Hypocrisy – There’s much to dislike about it
Hypocrisy is the homage that vice pays to virtue (Francois De La Rochefoucauld)
One of the most common vices, or bad habits, is hypocrisy. There’s much to dislike about it. Mainly, it’s a misuse of the gift of speech because language is used to conceal instead of reveal. By pretending to be what they are not, hypocrites imprison themselves. Although the doors of their cells are unlocked, they are afraid to step out and reveal their true selves. Hypocrites are liars. They practice deception. They bear false witness against themselves. But the moment they abandon their lies and practice integrity, the walls of their prison crumble, and there will be no need to hide. The truth will set them free.
Hypocrisy is pervasive. Almost no one is free from its influence. Our beliefs, like the weather, change with the circumstances. Here’s how William Shakespeare (1564 ~ 1616) described our wavering and hypocritical beliefs: “Well, whiles I am a beggar, I will rail and say there is no sin but to be rich; and being rich, my virtue then shall be to say there is no vice but beggary.” (King John, II:1) Also, Leo Tolstoy (1828 ~ 1910) describes our reluctance to act on our hypocritical concerns for the welfare of others: “I sit on a man’s back, choking him and making him carry me, and yet assure myself and others that I am very sorry for him and wish to ease his lot by all possible means — except by getting off his back.” (What then Must We Do?, chapter 16)
Not all hypocrisy is the same. The vile version is practiced by those who profess what they do not believe in. They are the scammers that stuff their pockets with money obtained by exploiting others. They come in many forms: Corporate CEO’s, preachers, and salespeople, to name a few. What can be more loathsome than evangelistic hucksters who, in the name of God, rob the poor, elderly, and sick? Fortunately, most of us do not fall into the above group. We belong to the category that doesn’t practice what it wishes it would. It is not corruption that is our fault, but weakness. Even the saints are not immune. St. Paul, for instance, wrote in his letter to the Romans “that which I do, I ought not to do and that which I ought to do, I do not do.”
Merely by recognizing there is a better way to live, we are paying homage to virtue. And in most cases, our conscience will eventually turn us around, restoring our integrity. The same is true for our social conscience. The recent recognition of the contributions of African-Americans at the Academy Awards Ceremony was a long time in coming. For on September 24, 1774 Abigail wrote about slavery in a letter to her husband, John Adams, “It always appeared a most iniquitous scheme to me — to fight ourselves for what we are daily robbing and plundering from those who have as good a right to freedom as we have.” This is an example how the recognition of and resistance to hypocrisy can lead to social change, even if it did take 228 years from the time Abigail wrote the letter.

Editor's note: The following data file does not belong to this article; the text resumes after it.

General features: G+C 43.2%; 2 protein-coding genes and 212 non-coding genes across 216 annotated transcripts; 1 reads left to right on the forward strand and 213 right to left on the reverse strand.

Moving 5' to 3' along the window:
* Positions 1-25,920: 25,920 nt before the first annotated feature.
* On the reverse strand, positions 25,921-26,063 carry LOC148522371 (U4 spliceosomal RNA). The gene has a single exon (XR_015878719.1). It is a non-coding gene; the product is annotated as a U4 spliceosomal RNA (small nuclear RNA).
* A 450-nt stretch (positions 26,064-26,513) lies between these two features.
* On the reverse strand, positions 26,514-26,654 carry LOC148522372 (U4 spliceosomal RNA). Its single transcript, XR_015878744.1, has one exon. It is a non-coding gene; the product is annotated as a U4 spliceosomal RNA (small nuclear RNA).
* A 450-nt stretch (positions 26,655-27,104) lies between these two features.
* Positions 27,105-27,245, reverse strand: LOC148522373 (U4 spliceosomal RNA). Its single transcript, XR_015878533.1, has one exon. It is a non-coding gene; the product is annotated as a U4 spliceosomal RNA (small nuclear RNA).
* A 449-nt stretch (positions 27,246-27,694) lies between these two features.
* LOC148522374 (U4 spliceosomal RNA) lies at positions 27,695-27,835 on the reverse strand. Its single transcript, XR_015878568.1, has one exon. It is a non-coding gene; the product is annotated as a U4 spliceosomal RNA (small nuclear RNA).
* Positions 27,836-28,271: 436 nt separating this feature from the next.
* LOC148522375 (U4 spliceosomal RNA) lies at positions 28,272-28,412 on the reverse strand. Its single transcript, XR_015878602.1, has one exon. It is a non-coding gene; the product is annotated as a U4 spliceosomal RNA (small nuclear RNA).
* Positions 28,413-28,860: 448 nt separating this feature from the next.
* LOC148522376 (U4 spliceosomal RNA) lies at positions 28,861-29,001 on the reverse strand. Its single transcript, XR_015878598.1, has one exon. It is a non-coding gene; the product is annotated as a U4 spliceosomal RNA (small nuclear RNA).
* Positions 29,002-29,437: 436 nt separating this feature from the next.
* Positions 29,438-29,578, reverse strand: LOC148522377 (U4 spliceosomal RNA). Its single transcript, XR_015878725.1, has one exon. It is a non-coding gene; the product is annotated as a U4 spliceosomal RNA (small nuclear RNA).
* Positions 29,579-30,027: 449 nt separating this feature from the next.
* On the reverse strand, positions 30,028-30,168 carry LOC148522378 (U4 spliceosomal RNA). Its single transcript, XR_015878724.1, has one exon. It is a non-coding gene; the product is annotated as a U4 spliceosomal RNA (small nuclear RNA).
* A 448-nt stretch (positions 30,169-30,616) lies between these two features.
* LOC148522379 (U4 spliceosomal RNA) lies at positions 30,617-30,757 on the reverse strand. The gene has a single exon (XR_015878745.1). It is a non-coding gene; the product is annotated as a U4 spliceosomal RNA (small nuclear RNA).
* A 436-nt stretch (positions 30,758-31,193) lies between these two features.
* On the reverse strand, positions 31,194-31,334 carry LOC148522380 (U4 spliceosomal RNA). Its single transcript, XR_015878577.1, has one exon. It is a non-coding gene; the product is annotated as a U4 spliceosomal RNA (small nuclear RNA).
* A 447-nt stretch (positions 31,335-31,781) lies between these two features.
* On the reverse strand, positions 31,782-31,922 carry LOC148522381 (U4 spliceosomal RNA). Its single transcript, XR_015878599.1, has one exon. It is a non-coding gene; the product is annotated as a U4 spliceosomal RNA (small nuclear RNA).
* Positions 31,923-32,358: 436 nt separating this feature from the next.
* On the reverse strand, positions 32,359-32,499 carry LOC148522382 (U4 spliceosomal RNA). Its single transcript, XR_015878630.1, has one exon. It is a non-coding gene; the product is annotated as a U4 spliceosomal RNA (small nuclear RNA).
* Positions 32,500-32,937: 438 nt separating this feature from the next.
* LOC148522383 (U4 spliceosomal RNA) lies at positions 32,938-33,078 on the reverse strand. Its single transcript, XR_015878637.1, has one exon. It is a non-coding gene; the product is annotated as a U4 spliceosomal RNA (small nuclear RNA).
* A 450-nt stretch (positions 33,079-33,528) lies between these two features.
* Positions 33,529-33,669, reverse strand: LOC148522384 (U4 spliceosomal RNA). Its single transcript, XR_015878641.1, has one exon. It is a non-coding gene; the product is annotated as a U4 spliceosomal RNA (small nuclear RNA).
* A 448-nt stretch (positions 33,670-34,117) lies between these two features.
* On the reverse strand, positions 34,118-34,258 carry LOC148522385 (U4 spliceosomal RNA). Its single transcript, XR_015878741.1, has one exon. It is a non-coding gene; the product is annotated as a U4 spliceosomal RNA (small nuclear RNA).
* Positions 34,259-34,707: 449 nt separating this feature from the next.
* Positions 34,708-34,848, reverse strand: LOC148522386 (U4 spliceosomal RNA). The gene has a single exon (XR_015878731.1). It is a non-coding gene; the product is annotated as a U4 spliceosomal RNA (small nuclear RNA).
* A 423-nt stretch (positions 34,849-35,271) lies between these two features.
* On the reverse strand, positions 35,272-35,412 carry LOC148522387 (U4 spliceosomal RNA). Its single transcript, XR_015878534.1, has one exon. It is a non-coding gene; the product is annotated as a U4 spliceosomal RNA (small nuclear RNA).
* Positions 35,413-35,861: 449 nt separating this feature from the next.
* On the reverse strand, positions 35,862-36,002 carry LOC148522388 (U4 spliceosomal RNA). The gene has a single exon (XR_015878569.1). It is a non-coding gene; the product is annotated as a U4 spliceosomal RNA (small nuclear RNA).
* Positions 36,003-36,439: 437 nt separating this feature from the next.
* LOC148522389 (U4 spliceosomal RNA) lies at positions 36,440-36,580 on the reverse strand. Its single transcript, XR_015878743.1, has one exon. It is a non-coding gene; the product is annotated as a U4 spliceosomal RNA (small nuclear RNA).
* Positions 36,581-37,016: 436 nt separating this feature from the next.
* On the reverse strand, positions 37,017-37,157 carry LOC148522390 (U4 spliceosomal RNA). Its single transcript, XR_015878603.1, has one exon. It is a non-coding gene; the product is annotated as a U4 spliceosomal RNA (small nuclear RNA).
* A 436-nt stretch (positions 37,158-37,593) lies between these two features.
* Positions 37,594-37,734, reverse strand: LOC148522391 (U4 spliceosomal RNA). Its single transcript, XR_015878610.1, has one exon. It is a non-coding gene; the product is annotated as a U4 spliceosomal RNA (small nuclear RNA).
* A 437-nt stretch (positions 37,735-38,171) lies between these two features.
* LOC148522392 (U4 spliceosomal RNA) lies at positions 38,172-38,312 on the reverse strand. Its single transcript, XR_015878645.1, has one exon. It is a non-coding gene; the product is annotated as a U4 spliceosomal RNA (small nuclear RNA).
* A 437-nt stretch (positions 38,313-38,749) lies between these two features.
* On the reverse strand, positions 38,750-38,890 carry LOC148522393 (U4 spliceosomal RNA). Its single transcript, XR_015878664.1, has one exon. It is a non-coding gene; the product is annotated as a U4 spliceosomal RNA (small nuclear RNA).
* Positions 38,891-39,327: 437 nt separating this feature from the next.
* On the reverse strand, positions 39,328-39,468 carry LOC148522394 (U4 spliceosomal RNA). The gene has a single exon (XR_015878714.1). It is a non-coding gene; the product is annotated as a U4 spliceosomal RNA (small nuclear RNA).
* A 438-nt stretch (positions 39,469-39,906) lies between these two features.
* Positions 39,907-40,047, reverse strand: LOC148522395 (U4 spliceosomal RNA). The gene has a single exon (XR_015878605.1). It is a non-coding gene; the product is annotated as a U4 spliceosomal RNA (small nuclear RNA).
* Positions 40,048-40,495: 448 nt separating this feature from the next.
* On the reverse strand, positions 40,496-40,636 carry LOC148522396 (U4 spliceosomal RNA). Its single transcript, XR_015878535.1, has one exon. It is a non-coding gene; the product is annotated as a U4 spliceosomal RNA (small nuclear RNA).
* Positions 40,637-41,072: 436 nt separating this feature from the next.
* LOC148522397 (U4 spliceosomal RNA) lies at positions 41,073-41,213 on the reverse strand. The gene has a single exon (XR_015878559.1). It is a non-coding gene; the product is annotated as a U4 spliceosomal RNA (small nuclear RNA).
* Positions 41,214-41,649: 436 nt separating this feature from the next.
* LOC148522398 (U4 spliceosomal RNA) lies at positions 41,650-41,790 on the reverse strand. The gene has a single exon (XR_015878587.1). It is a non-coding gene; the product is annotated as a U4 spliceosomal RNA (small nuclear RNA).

Some lessons on hypocrisy:
1. Let’s learn to recognize hypocrisy in others, not to condemn them, but to learn from their mistakes how we, too, may be guilty. Don’t scorn hypocrites. For how can we know what fears, weaknesses, and troubles lurk in their hearts? Our job is to judge ourselves, not others. Don’t sow contempt and disharmony by speaking ill of others. After all, “Hating people is like burning down your own house to get rid of a rat.” (Harry Emerson Fosdick, 1878 ~ 1969)
2. Once you discover your own hypocrisy, congratulate yourself, for that means you admire the virtue you pretend to have. The trouble is, you believe you cannot practice it. It’s time to correct your misperception, for you are capable of far more than you realize. Just as a physical weakling can develop muscles and strength by lifting weights, all of us can develop greater moral and spiritual strength by practicing the traits we admire in others. All we have to do is stop pretending to be what we are not and start acting in the manner we pretend to be. Don’t worry about being perfect; just try to be better.
3. Don’t refuse to learn a valuable lesson just because the messenger is a hypocrite, for as Oscar Wilde (1856-1900) wrote, “The value of an idea has nothing whatever to do with the sincerity of the man who expresses it.” Neither can one argue against going to church because there are too many hypocrites; after all, as the German theologian Dietrich Bonhoffer (1906 ~ 1945) said, “The Church is not composed of righteous saints, but forgiven sinners.”
4. Even if we were free of hypocrisy, if we were to speak ill of hypocrites, we would be guilty of spreading gossip. Never speak about someone you dislike, for if you dislike them, you have a bias and cannot speak fairly. We can avoid much trouble by refusing to speak about others, unless we have something good to say about them.
5. If you detest hypocrites, it may be because you do not truly know them. And you do not truly know them because you detest them. So, open your heart; look for the good, and welcome them into the fold, for whom among us is not a hypocrite? The story is told of a traveler who happened to meet Buddha. Never before had he seen someone radiating so much peace and compassion. Stunned, he asked, “What are you? Are you a heavenly being?” “No,” replied Buddha. “Are you a holy man?” asked the traveler. “No,” said Buddha. “Well, then,” the traveler persisted, “are you an ordinary man?” “No,” said Buddha. “What, then, are you?” asked the traveler. “Awake,” replied Buddha.
Let’s lead our lives in such a fashion that if anyone ever asks us, “Are you a hypocrite?” we would be able to reply, “No, I’m awake.”